In a second inning that unraveled expeditiously, Grayson Rodriguez threw fastball after fastball.

He threw six to Nathaniel Lowe, and six more to Corey Seager. Both plate appearances resulted in walks. He threw four to Leody Taveras and three more to Jonah Heim. He threw more four-seamers than anything else — by a wide margin — and finally left the game after his final fastball turned into a single that drove in the fifth run of the inning.

Since Rodriguez returned to the Orioles’ rotation in July, the 23-year-old has found greater success by leaning on his four-seam fastball. That heater, which reaches and passes triple-digit velocities on the regular, carried him through the second half of his rookie campaign, in which he held a 2.58 ERA in his final 13 starts.

But when Rodriguez leaned on the fastball in Sunday’s 11-8 loss to the Texas Rangers in Game 2 of the American League Division Series, it belied all of that earlier success.

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By relying on it more than ever before in his career — while being seemingly unable to locate pitches — Rodriguez allowed Texas to wreak havoc on his postseason debut and put Baltimore in an early hole that would only grow deeper.

Rodriguez hurled fastballs with 44 (75%) of 59 pitches. He offered 11 changeups, two curveballs and two sliders. His changeup was especially good despite the little use, with six whiffs on seven swings.

“I think we were just trying to be aggressive and induce early contact,” Rodriguez said. “That’s what we were trying to do — make them put the ball on the ground.”

Rodriguez never found a way to use his high-upside secondary pitches with any regularity because his shaky fastball command left him behind in counts (he tied his career high of four walks). And, as he continued to throw heaters, the Rangers homed in. They loaded the bases in the first inning but couldn’t capitalize. They then chased Rodriguez from the outing just two outs later, setting up the stage for a defeat at Camden Yards that put Baltimore in danger of elimination.

“Things just happen that way sometimes,” infielder Jorge Mateo said through team interpreter Brandon Quinones. “He’s been pitching really well lately, and we know what he’s capable of doing.”

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The Rangers, who entered as one of baseball’s top hitting teams, opted for patience just as Rodriguez hoped to induce early contact. Rodriguez said he sprayed his fastball, not hitting spots as precisely as he has recently, but the game plan was clear: continue pumping fastballs. So he did.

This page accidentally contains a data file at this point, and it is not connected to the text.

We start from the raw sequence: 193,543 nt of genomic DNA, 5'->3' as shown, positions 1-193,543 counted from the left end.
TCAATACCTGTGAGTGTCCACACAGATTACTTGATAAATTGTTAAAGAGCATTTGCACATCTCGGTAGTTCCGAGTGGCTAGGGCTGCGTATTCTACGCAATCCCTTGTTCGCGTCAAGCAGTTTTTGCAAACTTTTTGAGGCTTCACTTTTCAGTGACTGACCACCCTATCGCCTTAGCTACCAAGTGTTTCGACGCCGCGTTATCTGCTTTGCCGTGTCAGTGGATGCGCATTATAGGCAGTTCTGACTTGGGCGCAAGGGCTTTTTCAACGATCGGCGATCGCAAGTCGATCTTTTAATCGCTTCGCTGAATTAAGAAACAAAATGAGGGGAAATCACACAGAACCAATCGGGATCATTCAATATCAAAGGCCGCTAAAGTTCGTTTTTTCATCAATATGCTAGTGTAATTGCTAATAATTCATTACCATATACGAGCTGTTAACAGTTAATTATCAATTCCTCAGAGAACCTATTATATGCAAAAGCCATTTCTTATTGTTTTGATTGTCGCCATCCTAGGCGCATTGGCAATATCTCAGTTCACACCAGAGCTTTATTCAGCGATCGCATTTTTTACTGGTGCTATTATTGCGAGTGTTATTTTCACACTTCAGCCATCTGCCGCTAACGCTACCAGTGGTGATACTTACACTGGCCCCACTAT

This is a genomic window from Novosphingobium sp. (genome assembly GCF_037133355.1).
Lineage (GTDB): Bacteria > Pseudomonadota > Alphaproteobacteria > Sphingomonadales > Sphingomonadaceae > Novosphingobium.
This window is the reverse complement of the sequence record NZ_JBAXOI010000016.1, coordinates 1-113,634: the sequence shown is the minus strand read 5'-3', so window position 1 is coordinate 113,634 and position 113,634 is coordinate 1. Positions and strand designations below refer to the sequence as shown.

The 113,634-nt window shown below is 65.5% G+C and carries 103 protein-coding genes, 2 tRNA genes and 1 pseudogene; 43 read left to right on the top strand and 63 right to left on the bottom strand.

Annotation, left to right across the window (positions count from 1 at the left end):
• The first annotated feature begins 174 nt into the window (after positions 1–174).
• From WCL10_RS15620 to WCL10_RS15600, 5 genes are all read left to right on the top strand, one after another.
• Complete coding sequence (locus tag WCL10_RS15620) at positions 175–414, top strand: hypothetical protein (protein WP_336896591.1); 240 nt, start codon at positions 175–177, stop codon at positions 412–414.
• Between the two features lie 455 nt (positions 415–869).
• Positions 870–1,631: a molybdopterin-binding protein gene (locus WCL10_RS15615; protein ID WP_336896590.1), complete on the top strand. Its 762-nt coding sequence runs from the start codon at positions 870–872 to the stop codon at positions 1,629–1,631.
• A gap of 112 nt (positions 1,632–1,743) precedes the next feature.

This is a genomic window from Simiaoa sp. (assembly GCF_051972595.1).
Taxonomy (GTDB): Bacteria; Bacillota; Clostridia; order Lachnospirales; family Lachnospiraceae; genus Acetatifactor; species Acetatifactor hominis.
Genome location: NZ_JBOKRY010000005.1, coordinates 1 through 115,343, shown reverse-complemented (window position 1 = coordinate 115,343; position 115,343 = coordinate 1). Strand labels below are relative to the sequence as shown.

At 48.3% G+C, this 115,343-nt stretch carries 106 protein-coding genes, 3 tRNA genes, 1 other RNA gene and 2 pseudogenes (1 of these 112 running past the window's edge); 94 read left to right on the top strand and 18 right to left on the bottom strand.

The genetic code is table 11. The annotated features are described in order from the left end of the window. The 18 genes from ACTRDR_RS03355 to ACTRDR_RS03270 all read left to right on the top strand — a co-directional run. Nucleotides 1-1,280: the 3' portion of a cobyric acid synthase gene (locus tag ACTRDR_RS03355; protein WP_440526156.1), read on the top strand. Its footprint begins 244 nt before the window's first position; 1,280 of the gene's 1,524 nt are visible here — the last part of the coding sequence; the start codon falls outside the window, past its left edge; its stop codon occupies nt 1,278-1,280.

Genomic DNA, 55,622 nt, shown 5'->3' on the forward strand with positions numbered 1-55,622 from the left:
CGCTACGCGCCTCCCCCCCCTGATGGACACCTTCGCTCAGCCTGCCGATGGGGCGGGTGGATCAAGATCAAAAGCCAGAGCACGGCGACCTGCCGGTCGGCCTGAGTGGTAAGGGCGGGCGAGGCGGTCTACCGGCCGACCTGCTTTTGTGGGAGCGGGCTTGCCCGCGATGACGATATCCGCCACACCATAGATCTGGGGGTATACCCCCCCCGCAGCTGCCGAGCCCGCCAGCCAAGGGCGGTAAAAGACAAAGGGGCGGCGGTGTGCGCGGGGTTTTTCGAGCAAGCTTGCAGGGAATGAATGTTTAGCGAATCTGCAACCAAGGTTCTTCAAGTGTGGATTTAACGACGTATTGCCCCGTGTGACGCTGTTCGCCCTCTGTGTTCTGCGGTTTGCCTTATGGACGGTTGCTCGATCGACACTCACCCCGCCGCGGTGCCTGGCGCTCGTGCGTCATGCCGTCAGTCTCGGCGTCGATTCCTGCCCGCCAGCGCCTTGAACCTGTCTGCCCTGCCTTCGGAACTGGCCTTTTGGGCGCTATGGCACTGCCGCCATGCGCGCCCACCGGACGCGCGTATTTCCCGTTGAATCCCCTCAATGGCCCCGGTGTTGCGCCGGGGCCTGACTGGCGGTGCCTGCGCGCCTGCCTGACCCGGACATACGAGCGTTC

“We had a plan, and we were going to stick to it,” Rodriguez said.

When catcher Adley Rutschman was asked the specifics of that plan, he smiled, noting that he can’t reveal much.

“It’s individualized for each hitter, and we were trying to work his fastball around,” Rutschman said.

In many ways, the outing from Rodriguez on Sunday had parallels to a previous matchup against the Rangers. Rodriguez, who grew up in Nacogdoches, Texas, and attended Rangers games, performed well enough in his MLB debut at Globe Life Field. But, in his second meeting with Texas, Rodriguez allowed eight earned runs in 3 1/3 innings — using his fastball 59% of the time.

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At the time, that was the most Rodriguez had used his fastball in any start. It would also be his last start for Baltimore until July.

Rodriguez was optioned to Triple-A Norfolk in late May. Once there, he dropped his cutter from his repertoire almost entirely to increase his focus on his best secondary pitches: the slider, curveball and changeup.

And, when Rodriguez returned, it was with improved fastball command and more reliance on the pitch.

“I think velo doesn’t really matter to big league hitters,” Rodriguez said Saturday. “They can pretty much hit 100 pretty easily, so the command is the big thing.”

In July, August and September, Rodriguez’s fastball usage increased, ending at 56.7% in the final month of the regular season. Over those three months combined, his fastball usage was 53.1%; in April and May combined, he threw his heater 44.8%.

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But, even as he threw his fastball more, Rodriguez needed that heater to get to his secondary pitches. Opposing batters hit .360 against Rodriguez’s four-seamer in September while hitting sub-.200 against his slider and curveball. The same trend applied in July and August.

Sunday’s 1 2/3 innings — the shortest start of his early career — was marred quickly. It was a disappointing result for a pitcher who redefined himself after a midseason demotion. And much of it was down to a fastball that is elite in smaller doses but became too frequent an offering against Texas.

“They got on his fastball early,” infielder Gunnar Henderson said, “and that kind of set them up.”

andy.kostka@thebaltimorebanner.com

Andy Kostka is an Orioles beat writer for The Baltimore Banner. He previously covered the Orioles for The Baltimore Sun. Kostka graduated from the University of Maryland and grew up in Rockville. 

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